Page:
Vote of Thanks
Stephanie Joan Shing-Kelly
Saturday 28 March 2015
Transcript published here with permission:
Thank you Chancellor, Vice-Chancellor, Council members, distinguished guests, academic staff, fellow graduates, family and friends. I am honoured to have been asked to give the vote of thanks today on behalf of the graduating students from the Schools of Arts, Humanities and Behavioural, Cognitive and Social Sciences.
To start with, I have a confession. I did not initially intend to come to UNE. Having lived in Armidale for the entirety of my high school years, I was, like many of my peers, fairly eager to get out and experience somewhere new. But, UNE was offering a brand new degree which caught my eye, the Bachelor of Historical Inquiry and Practice, and I must admit that the prospect of living on parental funds for a just a little while longer was also rather appealing.
I can say – without equivocation – that the decision to attend UNE was one of the best that I have ever made.
UNE provided exactly the environment that someone like me, quiet and lacking confidence, needed to flourish. It is a little difficult to hide in a class of just a few students. But more important than that was the sheer accessibility of the teaching staff, and the fact that they are sincerely invested in their students’ success.
I can honestly say that I would not be standing here today if it were not for the teachers and mentors who provided incredible support to me throughout my studies, and who indeed continue to do so even now that I am no longer a student. Academics such as Drs Richard Scully, Paul Brown, Sarah Lawrence, Tristan Taylor, Professor Greg Horsley, and above all Professor Thomas Fudge have performed – through their guidance and inspiring teaching – a pivotal role in shaping me not only into the scholar, but also the person that I am today. For that, I can never thank them enough.
I have absolutely no doubt that all of you who have graduated today can identify individuals who have had a similar impact on your university experience. As the Greek biographer and philosopher Plutarch suggested, the mind is not a vessel that needs filling, but wood that needs igniting. At UNE we have been truly lucky to have such ready contact with academic staff who have, for many of us, not only filled our minds with knowledge, but ignited or stoked a love of learning and a passion for our discipline that will endure long after graduation.
But we owe thanks not only to the teaching staff, but to all those, both within the Schools and without, whose assistance has contributed to our success. To professional staff – such as the School of Humanities’ wonderful academic coordinator, Trish Wright – who played a crucial role in the smooth progress of many of our degrees. To the library staff who fulfilled photocopy requests, dragged books out of storage, and showed us how to print for about the hundredth time. To the IT staff, who prevented or resolved many a technology-related crisis. And we mustn’t forget the purveyors of caffeine up top and at Bool, who were sometimes the only reason we made it through the long days on campus.
Thanks are due also, of course, to the family and friends who tolerated our incessant complaints about assignments, commiserated with our frustrations and disappointments, and celebrated our successes. My long-suffering husband would be the first to tell you that it is not just the students themselves who have made sacrifices in order for us to be here today.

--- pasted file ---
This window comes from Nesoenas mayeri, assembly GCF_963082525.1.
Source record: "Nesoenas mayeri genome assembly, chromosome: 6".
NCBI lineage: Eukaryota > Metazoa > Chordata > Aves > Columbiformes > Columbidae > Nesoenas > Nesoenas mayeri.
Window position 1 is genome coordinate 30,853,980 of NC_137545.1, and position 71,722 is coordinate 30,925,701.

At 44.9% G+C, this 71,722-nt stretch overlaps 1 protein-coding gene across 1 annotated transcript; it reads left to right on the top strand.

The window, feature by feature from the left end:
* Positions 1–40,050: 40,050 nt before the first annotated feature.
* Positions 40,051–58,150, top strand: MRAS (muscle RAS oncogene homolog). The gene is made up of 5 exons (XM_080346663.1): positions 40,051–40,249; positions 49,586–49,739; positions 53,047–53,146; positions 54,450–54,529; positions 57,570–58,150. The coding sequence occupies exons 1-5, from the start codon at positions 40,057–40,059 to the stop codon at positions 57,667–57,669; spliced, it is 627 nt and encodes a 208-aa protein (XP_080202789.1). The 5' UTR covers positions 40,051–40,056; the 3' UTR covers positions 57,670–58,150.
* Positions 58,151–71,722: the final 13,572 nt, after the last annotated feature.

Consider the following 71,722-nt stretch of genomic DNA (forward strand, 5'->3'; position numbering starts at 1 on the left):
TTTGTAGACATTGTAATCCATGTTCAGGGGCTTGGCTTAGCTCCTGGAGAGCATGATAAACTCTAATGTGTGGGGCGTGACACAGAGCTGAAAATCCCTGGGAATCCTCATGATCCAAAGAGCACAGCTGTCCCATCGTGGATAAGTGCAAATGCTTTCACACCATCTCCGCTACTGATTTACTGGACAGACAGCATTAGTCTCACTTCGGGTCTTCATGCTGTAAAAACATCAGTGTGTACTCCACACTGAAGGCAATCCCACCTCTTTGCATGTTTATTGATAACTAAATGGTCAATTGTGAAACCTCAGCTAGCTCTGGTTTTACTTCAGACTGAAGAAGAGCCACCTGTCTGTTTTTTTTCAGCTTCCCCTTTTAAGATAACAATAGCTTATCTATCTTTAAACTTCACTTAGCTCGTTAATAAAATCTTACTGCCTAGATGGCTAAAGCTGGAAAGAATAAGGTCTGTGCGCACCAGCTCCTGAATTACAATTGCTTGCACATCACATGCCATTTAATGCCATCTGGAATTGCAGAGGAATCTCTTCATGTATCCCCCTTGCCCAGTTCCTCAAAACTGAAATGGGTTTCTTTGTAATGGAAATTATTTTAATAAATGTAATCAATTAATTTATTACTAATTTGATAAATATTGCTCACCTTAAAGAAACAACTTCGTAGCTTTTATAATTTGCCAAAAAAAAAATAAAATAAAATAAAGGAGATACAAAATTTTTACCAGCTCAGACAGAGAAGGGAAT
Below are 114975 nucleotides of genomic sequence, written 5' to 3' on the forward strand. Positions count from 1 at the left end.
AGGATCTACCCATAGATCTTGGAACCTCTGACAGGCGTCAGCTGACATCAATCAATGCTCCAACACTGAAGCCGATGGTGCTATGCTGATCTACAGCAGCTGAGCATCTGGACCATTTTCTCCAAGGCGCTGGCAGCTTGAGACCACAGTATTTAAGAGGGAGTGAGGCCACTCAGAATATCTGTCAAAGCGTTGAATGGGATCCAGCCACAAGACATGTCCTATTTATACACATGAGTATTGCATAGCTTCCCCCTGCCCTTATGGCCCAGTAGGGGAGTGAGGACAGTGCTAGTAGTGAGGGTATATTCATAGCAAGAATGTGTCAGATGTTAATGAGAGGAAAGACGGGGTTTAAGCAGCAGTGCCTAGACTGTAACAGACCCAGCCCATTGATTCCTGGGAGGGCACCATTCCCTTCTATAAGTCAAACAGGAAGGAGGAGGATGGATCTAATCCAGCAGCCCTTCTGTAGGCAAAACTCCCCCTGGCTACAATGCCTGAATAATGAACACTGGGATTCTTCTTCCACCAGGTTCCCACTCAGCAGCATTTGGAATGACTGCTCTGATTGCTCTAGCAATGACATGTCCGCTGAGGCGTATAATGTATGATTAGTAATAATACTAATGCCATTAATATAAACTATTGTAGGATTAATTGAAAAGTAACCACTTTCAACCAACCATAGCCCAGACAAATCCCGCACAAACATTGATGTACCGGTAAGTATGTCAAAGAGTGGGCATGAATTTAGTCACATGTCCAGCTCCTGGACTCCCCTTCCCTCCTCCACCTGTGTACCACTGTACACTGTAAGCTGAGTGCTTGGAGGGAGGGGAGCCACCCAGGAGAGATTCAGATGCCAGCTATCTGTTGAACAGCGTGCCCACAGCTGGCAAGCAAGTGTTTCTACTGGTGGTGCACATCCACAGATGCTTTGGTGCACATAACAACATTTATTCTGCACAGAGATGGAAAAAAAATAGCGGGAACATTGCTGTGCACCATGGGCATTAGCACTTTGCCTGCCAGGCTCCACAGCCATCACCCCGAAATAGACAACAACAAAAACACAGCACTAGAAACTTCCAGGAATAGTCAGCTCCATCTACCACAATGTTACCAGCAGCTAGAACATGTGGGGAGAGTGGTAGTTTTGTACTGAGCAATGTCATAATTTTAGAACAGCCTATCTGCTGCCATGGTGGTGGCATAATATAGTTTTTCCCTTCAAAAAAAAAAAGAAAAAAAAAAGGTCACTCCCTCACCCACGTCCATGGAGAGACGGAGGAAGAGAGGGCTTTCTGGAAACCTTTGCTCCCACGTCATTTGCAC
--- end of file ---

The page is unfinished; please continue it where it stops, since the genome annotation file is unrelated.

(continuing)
Now I have always studied as an on campus student, so I cannot claim to speak to the experience of all graduates. I can say, however, that UNE has brought me into contact with fellow students located in every Australian state, and even with some located overseas. I have met, virtually or in person, students at every conceivable stage of life, studying for every conceivable reason. I have met students who are retired and are studying purely for the love of learning. I have met students who are returning to study in order to pursue a new career path. I have met students who manage to balance their study with a full time job or a family, or even, incredibly, both. My university experience has been so much richer for being able to learn with and learn from such a diverse range of people, some of whom I will remain in contact with for a long time to come. This diversity, is, I believe, a true strength of UNE.
For those graduating, whether today marks the end of your formal education, or you are going on to further study, I am a firm believer in lifelong learning. To borrow a motto depicted in the stained glass of our very own Booloominbah: ‘Cease not to learn until thou cease to live.’ The skills that we have gained during our time at UNE – most especially the ability to think, and to question – will serve us well no matter what path we choose to take in life.
On that note, I think that it is fitting to end with a quote by my favourite author, the legendary Sir Terry Pratchett, who sadly passed away earlier this month: ‘If you trust in yourself…and believe in your dreams…and follow your star…you’ll still get beaten by people who spent their time working hard and learning things and weren’t so lazy.’ So on behalf of all the graduates today, who are here because they worked hard, learned things, and weren’t so lazy, I say to UNE, and to all those who helped us along the way – thank you!
Stephanie Joan Shing-Kelly
Bachelor of Arts with Honours - First Class Honours
University Medal and Edgar H Booth Memorial Prize and Medal